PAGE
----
Alumni & Development
Albert Ruesink Outstanding Associate Instructor Teaching Award in Biology
Al Ruesink’s family, friends, colleagues, and former students who wish to honor his passion for quality teaching can make an online memorial gift to the Ruesink Outstanding Instructor Teaching Award in Biology by clicking this Give Now button which links to a secure IU Foundation website.
About the Albert Ruesink Outstanding Associate Instructor Teaching Award in Biology
This fund supports an annual award that promotes and recognizes excellent teaching by graduate students teaching in the IU Bloomington Department of Biology. Candidates must be Department of Biology majors or related majors who have been selected for the award because of their teaching within the Department of Biology. The annual award shall be a minimum of $1,500 per year, and the number of recipients each year should never exceed three. Should sufficient income be available after the teaching award is granted, this fund could also be used to send departmental graduate students to conferences primarily related to teaching, with preference given to students presenting papers or posters at these conferences.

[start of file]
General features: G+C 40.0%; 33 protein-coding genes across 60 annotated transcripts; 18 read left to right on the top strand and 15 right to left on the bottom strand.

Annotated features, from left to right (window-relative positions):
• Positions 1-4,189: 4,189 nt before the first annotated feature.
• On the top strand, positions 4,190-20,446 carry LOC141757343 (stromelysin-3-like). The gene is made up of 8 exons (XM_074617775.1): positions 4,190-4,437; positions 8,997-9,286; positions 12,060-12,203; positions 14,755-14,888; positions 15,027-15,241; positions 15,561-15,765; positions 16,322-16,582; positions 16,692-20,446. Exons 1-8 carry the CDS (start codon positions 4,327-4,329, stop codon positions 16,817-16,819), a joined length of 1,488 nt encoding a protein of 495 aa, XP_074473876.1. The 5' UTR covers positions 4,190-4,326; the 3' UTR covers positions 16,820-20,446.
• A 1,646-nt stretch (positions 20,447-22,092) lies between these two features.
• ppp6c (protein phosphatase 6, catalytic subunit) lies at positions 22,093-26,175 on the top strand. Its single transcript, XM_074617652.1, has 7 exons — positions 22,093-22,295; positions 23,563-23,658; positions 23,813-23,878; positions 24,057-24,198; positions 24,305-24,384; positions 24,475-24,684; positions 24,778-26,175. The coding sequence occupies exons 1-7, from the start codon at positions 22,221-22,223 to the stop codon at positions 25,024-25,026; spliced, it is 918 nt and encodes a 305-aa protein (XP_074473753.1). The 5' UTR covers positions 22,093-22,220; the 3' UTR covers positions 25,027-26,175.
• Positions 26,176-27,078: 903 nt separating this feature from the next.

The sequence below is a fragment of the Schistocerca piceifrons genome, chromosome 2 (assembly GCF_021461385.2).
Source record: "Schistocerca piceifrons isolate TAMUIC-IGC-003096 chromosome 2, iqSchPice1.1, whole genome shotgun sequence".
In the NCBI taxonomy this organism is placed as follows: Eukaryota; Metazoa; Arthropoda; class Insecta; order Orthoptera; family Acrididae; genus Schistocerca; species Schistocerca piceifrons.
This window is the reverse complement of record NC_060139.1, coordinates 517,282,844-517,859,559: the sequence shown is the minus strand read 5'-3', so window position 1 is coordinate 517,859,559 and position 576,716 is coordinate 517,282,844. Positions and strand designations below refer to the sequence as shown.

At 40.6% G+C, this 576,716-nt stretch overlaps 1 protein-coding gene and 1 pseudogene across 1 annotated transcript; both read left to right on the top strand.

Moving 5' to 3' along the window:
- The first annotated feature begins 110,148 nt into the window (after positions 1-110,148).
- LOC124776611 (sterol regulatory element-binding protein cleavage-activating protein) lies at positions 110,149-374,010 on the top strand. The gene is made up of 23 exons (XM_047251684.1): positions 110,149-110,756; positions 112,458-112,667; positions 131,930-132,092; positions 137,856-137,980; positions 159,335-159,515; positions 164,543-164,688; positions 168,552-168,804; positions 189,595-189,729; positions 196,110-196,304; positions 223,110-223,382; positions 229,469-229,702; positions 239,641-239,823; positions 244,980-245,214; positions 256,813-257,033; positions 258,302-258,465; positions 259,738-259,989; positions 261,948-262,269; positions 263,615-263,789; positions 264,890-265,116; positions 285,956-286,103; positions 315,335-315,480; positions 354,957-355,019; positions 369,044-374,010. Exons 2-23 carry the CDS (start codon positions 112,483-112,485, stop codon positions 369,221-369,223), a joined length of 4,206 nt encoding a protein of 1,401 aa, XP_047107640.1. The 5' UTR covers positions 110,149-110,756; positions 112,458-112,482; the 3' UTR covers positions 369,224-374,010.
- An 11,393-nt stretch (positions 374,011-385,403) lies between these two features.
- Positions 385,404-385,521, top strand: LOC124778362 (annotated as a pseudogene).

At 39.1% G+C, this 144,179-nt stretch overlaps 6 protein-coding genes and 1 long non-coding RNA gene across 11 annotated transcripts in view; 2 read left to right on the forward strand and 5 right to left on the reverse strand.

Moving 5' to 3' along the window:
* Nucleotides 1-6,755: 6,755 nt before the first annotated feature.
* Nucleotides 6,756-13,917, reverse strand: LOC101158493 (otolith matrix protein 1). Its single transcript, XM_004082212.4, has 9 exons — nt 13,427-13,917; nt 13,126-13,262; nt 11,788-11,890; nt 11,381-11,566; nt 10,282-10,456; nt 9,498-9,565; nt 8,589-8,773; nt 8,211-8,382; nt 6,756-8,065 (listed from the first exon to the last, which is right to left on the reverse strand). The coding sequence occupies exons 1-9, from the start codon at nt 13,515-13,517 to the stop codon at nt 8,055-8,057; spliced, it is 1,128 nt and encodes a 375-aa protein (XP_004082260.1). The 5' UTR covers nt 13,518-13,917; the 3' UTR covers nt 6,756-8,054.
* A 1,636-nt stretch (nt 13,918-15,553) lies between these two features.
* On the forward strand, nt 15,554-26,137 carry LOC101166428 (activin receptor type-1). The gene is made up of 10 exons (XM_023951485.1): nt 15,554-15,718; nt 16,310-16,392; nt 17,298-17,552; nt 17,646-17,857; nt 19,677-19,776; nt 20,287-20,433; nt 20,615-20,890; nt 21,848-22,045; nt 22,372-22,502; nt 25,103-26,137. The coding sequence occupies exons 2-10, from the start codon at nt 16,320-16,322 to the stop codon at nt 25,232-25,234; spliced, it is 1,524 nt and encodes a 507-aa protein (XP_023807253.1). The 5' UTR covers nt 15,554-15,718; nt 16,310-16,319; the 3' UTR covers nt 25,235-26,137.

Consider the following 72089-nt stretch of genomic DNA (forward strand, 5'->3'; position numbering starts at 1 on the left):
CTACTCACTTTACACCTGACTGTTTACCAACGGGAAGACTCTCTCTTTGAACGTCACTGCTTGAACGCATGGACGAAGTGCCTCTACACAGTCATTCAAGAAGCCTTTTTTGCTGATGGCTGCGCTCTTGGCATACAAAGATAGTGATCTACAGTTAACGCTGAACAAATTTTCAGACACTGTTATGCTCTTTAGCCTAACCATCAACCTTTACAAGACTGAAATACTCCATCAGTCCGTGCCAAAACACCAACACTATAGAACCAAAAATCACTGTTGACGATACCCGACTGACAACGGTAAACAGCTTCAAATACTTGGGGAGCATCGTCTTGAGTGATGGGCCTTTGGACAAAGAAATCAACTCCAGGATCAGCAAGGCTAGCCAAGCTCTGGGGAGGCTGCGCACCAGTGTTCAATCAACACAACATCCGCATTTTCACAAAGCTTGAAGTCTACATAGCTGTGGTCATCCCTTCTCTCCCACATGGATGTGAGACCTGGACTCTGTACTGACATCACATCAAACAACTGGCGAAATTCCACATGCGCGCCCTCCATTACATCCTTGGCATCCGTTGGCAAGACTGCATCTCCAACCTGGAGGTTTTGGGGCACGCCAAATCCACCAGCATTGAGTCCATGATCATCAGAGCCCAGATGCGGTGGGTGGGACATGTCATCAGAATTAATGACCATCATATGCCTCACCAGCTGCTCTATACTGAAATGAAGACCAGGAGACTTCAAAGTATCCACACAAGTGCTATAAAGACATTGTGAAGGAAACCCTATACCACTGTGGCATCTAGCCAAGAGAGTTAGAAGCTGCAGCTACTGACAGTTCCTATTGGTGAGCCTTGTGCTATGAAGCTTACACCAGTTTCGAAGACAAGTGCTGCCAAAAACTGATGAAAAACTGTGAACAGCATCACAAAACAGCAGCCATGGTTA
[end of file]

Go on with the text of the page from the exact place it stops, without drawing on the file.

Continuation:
This award was established in 2013 by Albert and Kathy Ruesink. During their careers at Indiana University, the couple mentored thousands of students.
Amanda Gibson, 2015 Ruesink Outstanding Associate Instructor
Amanda Gibson has been selected to receive the first Ruesink Outstanding Associate Instructor Teaching Award in Biology. She was nominated for her outstanding work in Curt Lively’s S318 Honors Evolution course. This special class combines lecture, lab, discussion, and intensive writing. In addition to volunteering to assist with the Honors Evolution course, Mandy has also mentored undergraduate students in research and participated in outreach at WonderLab and Harmony School. She is a member of Curt Lively’s lab, where she works on several interrelated research projects. One, which was just published in Evolution, examined whether or not cross-fertilization is coupled with a parasitic life style in a diverse group of roundworms.